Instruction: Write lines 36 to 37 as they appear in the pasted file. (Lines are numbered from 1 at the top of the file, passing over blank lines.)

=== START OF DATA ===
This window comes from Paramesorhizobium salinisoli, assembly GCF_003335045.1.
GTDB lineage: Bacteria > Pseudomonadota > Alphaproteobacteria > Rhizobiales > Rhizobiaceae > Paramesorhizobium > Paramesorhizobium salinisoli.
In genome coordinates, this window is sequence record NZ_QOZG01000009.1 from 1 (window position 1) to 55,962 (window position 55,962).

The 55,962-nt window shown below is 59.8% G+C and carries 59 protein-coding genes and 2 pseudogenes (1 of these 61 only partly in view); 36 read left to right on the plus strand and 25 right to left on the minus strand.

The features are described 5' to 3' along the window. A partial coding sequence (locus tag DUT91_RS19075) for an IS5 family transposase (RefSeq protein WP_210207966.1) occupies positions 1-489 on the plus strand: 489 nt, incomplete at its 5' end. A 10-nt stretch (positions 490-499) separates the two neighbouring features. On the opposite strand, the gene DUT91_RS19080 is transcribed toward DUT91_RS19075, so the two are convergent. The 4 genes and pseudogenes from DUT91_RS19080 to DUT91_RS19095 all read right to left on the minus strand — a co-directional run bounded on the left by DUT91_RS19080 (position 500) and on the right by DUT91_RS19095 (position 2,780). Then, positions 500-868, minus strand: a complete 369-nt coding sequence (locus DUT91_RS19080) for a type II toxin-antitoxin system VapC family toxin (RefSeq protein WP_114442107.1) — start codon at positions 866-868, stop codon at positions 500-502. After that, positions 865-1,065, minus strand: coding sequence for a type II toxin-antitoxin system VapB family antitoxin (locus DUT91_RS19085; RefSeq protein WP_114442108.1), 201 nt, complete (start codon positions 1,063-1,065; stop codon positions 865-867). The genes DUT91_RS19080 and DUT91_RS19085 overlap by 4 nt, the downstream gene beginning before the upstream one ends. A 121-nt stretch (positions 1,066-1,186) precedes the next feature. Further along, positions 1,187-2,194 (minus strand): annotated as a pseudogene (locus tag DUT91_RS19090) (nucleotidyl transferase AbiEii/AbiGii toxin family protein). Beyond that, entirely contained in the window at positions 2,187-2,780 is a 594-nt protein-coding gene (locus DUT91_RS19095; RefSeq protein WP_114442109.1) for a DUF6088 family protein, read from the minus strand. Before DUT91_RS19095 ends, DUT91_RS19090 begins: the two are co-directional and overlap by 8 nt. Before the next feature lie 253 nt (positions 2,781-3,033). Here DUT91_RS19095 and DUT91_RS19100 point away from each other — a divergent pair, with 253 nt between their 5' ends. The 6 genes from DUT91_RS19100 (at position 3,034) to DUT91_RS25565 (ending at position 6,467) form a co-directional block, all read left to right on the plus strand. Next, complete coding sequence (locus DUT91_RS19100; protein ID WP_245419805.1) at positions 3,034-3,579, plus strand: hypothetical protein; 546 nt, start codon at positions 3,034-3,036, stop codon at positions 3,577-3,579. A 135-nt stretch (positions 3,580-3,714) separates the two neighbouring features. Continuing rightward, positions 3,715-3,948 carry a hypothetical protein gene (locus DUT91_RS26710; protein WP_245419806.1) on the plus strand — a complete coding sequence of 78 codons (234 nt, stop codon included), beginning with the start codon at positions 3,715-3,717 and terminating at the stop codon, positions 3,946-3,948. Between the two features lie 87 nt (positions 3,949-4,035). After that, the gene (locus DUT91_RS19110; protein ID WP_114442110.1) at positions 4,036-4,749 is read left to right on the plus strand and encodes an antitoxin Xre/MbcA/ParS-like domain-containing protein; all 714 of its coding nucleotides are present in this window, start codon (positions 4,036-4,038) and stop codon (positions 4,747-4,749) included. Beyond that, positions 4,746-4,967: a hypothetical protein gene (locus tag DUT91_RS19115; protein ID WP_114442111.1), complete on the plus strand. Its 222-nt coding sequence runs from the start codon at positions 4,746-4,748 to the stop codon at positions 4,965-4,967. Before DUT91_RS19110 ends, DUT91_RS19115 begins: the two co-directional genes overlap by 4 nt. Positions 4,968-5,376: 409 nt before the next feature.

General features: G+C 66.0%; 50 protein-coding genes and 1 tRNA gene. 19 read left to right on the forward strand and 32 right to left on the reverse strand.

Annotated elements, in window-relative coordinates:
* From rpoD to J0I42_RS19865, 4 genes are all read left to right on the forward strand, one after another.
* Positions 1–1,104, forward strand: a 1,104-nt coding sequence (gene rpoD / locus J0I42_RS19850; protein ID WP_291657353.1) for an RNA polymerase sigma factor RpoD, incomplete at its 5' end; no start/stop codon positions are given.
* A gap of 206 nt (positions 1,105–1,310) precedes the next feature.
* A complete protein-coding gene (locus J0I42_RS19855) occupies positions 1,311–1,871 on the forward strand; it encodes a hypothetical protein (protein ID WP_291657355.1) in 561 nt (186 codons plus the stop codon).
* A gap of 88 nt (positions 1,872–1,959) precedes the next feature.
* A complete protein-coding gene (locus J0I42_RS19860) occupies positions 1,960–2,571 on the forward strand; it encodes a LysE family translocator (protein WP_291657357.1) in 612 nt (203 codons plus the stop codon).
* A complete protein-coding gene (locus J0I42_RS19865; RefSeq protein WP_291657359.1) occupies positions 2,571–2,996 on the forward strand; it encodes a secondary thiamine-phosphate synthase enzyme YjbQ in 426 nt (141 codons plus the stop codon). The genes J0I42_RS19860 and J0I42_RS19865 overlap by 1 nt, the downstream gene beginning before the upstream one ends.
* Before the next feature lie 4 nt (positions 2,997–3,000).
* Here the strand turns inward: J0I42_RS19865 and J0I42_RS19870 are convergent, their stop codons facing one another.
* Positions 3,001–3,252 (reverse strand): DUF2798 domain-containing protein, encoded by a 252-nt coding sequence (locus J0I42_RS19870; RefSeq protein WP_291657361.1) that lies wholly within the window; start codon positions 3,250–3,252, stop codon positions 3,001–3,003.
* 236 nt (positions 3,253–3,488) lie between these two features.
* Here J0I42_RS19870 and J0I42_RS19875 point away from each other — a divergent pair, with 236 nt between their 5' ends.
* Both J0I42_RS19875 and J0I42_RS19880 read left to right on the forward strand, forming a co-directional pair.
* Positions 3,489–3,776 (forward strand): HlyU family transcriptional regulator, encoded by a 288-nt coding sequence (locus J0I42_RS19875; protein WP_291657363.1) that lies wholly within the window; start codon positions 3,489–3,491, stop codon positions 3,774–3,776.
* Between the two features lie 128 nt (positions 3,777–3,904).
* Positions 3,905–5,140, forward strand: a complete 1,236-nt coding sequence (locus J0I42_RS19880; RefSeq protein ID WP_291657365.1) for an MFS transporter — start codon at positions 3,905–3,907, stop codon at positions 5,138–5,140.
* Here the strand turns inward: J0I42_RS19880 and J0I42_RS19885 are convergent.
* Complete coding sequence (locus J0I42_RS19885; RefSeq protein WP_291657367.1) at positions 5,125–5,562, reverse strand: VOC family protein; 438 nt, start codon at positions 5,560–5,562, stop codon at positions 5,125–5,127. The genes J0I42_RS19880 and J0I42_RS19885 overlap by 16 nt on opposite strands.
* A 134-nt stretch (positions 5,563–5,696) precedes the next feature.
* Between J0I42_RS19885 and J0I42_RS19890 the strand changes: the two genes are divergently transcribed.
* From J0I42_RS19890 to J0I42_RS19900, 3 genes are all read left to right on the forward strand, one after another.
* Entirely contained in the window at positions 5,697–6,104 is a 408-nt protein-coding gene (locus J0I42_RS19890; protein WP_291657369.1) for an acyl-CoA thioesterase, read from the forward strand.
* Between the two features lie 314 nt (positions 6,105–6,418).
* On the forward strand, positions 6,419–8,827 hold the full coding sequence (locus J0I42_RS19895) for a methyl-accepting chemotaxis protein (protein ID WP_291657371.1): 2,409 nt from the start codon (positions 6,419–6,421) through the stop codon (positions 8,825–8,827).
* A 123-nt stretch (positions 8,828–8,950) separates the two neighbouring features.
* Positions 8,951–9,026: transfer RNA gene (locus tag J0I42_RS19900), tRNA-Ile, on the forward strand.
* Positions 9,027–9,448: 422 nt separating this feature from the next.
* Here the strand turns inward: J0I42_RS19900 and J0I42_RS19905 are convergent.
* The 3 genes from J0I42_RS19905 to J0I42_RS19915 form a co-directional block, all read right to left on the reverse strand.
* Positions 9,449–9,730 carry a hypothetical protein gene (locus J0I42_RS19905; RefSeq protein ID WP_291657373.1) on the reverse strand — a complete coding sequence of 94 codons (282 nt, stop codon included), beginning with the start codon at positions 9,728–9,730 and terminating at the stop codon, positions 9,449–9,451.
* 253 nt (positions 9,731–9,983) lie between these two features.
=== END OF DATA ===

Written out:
* The 3 genes from J0I42_RS19905 to J0I42_RS19915 form a co-directional block, all read right to left on the reverse strand.
* Positions 9,449–9,730 carry a hypothetical protein gene (locus J0I42_RS19905; RefSeq protein ID WP_291657373.1) on the reverse strand — a complete coding sequence of 94 codons (282 nt, stop codon included), beginning with the start codon at positions 9,728–9,730 and terminating at the stop codon, positions 9,449–9,451.